- More from Physics Forums - Independent Research
More news stories
Northwestern University scientists have shown a gene involved in neurodegenerative disease also plays a critical role in the proper function of the circadian clock.
Genetics May 16, 2013 | not rated yet | 0 |
Informed consent is the backbone of patient care. Genetic testing has long required patient consent and patients have had a "right not to know" the results. However, as 21st century medicine now begins to use the tools of ...
Genetics May 16, 2013 | 5 / 5 (1) | 3 |
Ethicists provide framework supporting new recommendations on reporting incidental findings in gene sequencing
In a paper published in Science Express, a group of experts led by bioethicists in the Center for Medical Ethics and Health Policy at Baylor College of Medicine provide a framework for the new American College of Medical Geneti ...
Genetics May 16, 2013 | not rated yet | 0
The use of genome-wide analysis (GWA), where the entirety of an individual's DNA is examined to look for the genomic mutations or variants which can cause health problems is a massively useful technology for diagnosing disease. ...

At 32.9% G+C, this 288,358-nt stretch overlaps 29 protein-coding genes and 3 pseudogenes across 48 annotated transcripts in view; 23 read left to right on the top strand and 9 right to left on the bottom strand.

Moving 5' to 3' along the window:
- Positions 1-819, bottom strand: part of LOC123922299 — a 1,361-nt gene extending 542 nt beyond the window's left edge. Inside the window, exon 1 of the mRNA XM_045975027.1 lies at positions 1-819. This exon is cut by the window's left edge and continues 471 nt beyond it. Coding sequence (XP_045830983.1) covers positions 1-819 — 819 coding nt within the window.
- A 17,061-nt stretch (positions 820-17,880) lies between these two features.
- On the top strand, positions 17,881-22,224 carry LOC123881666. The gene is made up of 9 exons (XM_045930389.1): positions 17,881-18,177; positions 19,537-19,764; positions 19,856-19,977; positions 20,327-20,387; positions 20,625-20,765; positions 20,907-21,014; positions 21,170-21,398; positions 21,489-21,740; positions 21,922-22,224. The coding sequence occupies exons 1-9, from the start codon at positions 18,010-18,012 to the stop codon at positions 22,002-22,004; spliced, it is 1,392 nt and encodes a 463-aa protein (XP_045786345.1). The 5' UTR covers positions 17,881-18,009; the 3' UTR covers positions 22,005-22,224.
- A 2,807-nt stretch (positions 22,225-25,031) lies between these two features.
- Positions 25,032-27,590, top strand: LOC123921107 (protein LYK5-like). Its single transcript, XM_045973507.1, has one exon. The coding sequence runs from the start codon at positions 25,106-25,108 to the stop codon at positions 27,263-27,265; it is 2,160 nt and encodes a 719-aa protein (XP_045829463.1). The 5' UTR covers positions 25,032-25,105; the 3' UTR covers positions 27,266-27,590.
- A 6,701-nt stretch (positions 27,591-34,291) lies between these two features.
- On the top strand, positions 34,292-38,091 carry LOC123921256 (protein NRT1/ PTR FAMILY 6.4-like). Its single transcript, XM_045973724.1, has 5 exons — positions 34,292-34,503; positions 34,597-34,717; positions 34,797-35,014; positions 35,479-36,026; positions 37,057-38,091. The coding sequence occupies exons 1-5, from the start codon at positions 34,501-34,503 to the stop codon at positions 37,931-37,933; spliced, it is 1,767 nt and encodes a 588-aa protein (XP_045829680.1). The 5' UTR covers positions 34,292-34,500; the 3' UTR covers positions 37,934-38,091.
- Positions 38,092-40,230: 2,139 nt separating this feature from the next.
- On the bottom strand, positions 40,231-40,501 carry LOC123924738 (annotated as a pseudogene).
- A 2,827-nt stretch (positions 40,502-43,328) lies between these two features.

Genetics May 16, 2013 | not rated yet | 0
DNA databases might help identify victims of crime and human trafficking, but how do we safeguard the personal privacy of innocent victims and family members? A new report online May 15 in the Cell Press journal Trends in ...
Genetics May 15, 2013 | not rated yet | 0
An increasing number of U.S. children are experiencing gastrointestinal issues that require interventions to resolve, according to research presented at Digestive Disease Week (DDW).
10 hours ago | not rated yet | 0 |
The latest makeover to a massive psychiatric tome honored by some, reviled by others and even called the "Bible" of mental disorders is being released Saturday with a host of new changes.
8 hours ago | not rated yet | 0
A new case of the deadly coronavirus has been detected in Saudi Arabia where 15 people have already died after contracting it, the health ministry announced on Saturday on its Internet website.
8 hours ago | not rated yet | 0
Big names in medicine are set to give an upbeat assessment of the war on AIDS on Tuesday, 30 years after French researchers identified the virus that causes the disease.
18 hours ago | 5 / 5 (1) | 0
For combat veterans suffering from post-traumatic stress disorder, 'fear circuitry' in the brain never rests
Chronic trauma can inflict lasting damage to brain regions associated with fear and anxiety. Previous imaging studies of people with post-traumatic stress disorder, or PTSD, have shown that these brain regions can over-or ...
19 hours ago | 5 / 5 (1) | 0 |
A ground-breaking advance in colonoscopy technology signals the future of colorectal care, according to research presented today at Digestive Disease Week(DDW). Additional research focuses on optimizing the minimal withdrawal ...
10 hours ago | 5 / 5 (2) | 0